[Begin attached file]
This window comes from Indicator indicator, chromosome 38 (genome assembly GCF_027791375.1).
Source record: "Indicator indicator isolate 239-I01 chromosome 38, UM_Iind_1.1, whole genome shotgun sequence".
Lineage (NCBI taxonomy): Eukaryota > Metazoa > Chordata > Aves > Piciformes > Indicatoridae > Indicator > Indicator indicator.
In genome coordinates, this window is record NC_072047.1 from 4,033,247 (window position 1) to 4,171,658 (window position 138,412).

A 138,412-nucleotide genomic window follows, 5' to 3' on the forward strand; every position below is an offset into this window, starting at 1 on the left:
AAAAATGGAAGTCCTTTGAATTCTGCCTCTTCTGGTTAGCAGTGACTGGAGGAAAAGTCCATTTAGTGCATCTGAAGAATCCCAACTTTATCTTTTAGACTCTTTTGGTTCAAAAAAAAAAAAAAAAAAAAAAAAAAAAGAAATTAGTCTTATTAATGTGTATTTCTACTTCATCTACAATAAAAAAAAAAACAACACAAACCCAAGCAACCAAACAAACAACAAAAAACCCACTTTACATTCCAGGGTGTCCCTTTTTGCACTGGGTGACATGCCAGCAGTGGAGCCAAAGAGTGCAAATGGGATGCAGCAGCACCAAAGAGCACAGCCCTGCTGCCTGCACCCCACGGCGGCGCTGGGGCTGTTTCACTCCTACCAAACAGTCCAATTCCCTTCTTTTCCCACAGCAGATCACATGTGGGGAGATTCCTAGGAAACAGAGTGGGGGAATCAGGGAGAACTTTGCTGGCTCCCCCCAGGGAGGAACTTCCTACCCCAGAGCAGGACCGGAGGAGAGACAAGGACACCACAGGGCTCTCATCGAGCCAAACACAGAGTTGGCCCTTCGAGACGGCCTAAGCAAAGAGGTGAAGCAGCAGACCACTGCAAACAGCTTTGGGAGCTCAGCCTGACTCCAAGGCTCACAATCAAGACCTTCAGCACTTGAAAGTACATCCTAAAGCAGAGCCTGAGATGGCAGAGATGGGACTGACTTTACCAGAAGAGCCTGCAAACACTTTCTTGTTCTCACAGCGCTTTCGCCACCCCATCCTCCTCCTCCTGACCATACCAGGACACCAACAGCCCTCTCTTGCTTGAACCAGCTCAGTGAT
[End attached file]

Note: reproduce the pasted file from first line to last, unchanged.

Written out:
This window comes from Indicator indicator, chromosome 38 (genome assembly GCF_027791375.1).
Source record: "Indicator indicator isolate 239-I01 chromosome 38, UM_Iind_1.1, whole genome shotgun sequence".
Lineage (NCBI taxonomy): Eukaryota > Metazoa > Chordata > Aves > Piciformes > Indicatoridae > Indicator > Indicator indicator.
In genome coordinates, this window is record NC_072047.1 from 4,033,247 (window position 1) to 4,171,658 (window position 138,412).

A 138,412-nucleotide genomic window follows, 5' to 3' on the forward strand; every position below is an offset into this window, starting at 1 on the left:
AAAAATGGAAGTCCTTTGAATTCTGCCTCTTCTGGTTAGCAGTGACTGGAGGAAAAGTCCATTTAGTGCATCTGAAGAATCCCAACTTTATCTTTTAGACTCTTTTGGTTCAAAAAAAAAAAAAAAAAAAAAAAAAAAAGAAATTAGTCTTATTAATGTGTATTTCTACTTCATCTACAATAAAAAAAAAAACAACACAAACCCAAGCAACCAAACAAACAACAAAAAACCCACTTTACATTCCAGGGTGTCCCTTTTTGCACTGGGTGACATGCCAGCAGTGGAGCCAAAGAGTGCAAATGGGATGCAGCAGCACCAAAGAGCACAGCCCTGCTGCCTGCACCCCACGGCGGCGCTGGGGCTGTTTCACTCCTACCAAACAGTCCAATTCCCTTCTTTTCCCACAGCAGATCACATGTGGGGAGATTCCTAGGAAACAGAGTGGGGGAATCAGGGAGAACTTTGCTGGCTCCCCCCAGGGAGGAACTTCCTACCCCAGAGCAGGACCGGAGGAGAGACAAGGACACCACAGGGCTCTCATCGAGCCAAACACAGAGTTGGCCCTTCGAGACGGCCTAAGCAAAGAGGTGAAGCAGCAGACCACTGCAAACAGCTTTGGGAGCTCAGCCTGACTCCAAGGCTCACAATCAAGACCTTCAGCACTTGAAAGTACATCCTAAAGCAGAGCCTGAGATGGCAGAGATGGGACTGACTTTACCAGAAGAGCCTGCAAACACTTTCTTGTTCTCACAGCGCTTTCGCCACCCCATCCTCCTCCTCCTGACCATACCAGGACACCAACAGCCCTCTCTTGCTTGAACCAGCTCAGTGAT